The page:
4mm × 7mm IC Produces Seven Regulated Outputs and a Dual-String LED Driver

The LTC3675 is a space-saving single-chip power solution for multirail applications that run from a single Li-ion cell. Its 4mm × 7mm QFN contains two 500mA buck regulators, two 1A buck regulators, a 1A boost regulator, a 1A buck-boost regulator, a boost LED driver capable of driving dual LED strings up to 25mA, and an always-on 25mA LDO for powering a housekeeping microprocessor. All regulators can be controlled via I2C. Figure 1 shows an eight-rail solution run from a single Li-ion battery.

Figure 1. Li-ion cell to eight power rails, including an LED driver, using a single IC.

Switching Regulator Features

All of the voltage regulators in the LTC3675 are internally compensated monolithic synchronous regulators. The buck regulators and the buck-boost regulator can be enabled via enable pins or I2C, whereas the boost regulator is enabled via I2C only. The feedback regulation voltage of the regulators can be programmed via I2C from 425mV to 800mV in 25mV steps.

Each regulator offers two modes of light load operation. The buck regulators offer Burst Mode operation for the greatest efficiency and pulse skipping-mode for more predictable EMI. The boost and buck-boost regulators offer Burst Mode operation and PWM mode. Each regulator’s operating mode can be programmed via I2C.

The regulators also feature I2C-programmable slew rate control on the switch edges, where fast switching produces higher efficiency and slow switching improves EMI performance.

Parallel Buck Regulators for Increased Load Current Capability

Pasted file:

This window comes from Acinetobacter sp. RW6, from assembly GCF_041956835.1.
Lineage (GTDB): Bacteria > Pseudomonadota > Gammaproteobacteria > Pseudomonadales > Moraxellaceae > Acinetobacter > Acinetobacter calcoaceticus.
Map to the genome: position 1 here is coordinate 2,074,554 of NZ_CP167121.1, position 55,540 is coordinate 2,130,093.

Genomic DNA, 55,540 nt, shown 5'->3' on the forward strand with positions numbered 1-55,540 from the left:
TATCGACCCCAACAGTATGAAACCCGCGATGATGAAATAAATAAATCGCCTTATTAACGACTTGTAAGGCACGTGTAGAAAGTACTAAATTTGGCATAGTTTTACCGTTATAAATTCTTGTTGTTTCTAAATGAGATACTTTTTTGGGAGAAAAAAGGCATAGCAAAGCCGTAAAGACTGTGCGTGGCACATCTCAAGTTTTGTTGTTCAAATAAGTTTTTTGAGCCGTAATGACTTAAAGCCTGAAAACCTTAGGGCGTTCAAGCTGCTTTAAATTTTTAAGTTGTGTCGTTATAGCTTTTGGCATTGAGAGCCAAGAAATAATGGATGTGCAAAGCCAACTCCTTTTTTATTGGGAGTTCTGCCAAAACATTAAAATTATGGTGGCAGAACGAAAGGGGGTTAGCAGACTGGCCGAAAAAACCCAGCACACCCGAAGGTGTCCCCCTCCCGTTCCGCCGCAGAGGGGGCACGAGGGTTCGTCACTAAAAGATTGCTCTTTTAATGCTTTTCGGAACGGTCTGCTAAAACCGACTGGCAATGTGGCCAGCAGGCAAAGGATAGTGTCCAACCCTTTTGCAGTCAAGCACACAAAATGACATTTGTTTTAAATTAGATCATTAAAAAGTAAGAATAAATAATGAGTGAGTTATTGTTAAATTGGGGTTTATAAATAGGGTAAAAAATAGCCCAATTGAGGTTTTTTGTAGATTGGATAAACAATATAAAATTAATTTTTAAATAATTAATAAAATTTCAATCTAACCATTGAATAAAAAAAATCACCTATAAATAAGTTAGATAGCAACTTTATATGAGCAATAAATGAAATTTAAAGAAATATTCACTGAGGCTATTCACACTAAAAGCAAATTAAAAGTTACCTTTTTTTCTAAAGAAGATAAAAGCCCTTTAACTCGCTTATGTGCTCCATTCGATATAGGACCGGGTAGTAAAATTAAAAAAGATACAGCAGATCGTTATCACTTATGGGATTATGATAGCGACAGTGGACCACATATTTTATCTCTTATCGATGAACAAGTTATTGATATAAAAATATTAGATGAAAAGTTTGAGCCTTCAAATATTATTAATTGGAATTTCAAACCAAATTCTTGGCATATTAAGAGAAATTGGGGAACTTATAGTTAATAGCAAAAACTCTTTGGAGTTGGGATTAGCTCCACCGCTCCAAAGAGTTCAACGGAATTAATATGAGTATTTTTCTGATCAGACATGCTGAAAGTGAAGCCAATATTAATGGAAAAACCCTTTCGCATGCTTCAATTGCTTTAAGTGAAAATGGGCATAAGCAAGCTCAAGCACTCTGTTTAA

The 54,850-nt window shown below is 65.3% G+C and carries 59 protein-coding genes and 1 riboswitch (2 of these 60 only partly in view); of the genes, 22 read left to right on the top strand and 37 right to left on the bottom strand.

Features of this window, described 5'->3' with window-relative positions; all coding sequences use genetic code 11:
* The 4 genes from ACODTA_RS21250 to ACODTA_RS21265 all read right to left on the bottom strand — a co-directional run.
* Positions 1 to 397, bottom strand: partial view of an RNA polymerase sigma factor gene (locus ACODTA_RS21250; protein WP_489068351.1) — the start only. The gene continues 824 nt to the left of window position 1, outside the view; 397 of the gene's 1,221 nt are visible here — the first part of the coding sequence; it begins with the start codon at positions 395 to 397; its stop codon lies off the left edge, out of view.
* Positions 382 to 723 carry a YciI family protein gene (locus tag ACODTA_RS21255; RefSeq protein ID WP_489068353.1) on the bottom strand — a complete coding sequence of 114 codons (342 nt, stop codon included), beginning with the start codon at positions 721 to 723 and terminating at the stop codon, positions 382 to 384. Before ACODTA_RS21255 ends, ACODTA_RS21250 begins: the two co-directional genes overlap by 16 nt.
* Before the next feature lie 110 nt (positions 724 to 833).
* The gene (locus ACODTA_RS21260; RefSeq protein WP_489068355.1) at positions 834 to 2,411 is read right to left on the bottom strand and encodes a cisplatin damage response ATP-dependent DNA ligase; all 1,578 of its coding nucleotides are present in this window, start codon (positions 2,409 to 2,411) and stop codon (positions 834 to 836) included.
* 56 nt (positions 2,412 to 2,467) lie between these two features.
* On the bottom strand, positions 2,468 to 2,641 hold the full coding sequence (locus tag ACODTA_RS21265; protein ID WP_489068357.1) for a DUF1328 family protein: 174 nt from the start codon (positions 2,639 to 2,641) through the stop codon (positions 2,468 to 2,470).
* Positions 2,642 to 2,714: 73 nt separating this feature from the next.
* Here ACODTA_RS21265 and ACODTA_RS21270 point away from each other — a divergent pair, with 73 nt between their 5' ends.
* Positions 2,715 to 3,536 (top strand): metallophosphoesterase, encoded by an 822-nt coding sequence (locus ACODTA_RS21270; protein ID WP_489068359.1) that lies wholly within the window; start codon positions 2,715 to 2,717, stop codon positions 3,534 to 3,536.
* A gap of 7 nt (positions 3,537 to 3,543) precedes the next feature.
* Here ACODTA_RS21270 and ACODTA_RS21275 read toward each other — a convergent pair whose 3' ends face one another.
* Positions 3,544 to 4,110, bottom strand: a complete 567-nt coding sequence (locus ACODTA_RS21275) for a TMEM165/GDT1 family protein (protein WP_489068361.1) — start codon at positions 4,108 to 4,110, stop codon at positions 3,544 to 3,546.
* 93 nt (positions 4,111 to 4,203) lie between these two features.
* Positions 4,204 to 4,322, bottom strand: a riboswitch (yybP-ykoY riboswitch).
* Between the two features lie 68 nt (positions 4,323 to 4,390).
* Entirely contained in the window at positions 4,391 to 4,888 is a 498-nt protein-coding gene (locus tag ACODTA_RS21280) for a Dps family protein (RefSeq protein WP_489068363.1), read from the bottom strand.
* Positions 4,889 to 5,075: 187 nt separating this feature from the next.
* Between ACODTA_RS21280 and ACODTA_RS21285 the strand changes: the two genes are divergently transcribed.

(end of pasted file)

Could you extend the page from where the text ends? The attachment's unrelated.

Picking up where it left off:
Any two successively numbered buck regulators of the LTC3675 can be combined in parallel to produce a single regulator output with a combined load current capability. For instance, buck regulators 1 (capable of 1A) and 2 (capable of 1A) can be paralleled to produce a single buck regulator capable of delivering up to 2A of load current. Similarly, buck regulators 2 and 3 can be paralleled to make a single buck regulator with load capability up to 1.5A and buck regulators 3 and 4 can be paralleled to make a single buck regulator with load capability up to 1A.

When two buck regulators are combined, the lower numbered buck regulator serves as the master and controls the power stage of the higher numbered slave buck regulator. The behavior of the combo buck regulator is programmed via the master (lower numbered) regulator. To configure a buck regulator as a slave, its feedback pin must be connected to VIN and the switch nodes of the master and slave buck regulators are shorted together to a common inductor. The trace impedances of both master and slave must be kept the same from the switch pins to the inductor to obtain better current flow distribution in the two power stages. Unequal trace impedance may compromise on the load capability of the combo buck regulator.

Figure 2 shows an application in which buck regulators 1 and 2 have been paralleled with buck regulator 1 as the master and buck regulator 2 as the slave.

Figure 2. Paralleling buck regulators 1 and 2 ups the load current capability. The 12V output is produced using the boost typically used for LED strings.

LED Driver Features

The LED driver is capable of driving two LED strings with up to 10 LEDs each. The LED driver may alternately be configured as a high voltage boost regulator.

When configured as a dual string LED driver, the lower of the voltages at the LED1 or LED2 pins is the regulation point. In Figure 1, the 20k resistor at the LED_FS pin programs the LED full-scale current to 25mA. Better than 1% matching between the two LED strings is achieved at this current level. An automatic gradation circuit allows the LED current to change levels at a rate programmed by the user.

For applications that require LEDs to be biased at currents higher than 25mA, the programmed current can be doubled by setting a bit in the program register via I2C. For a LED_FS resistor of 20k, setting this bit programs a full-scale current of 50mA. When used in this mode the output voltage is limited to 20V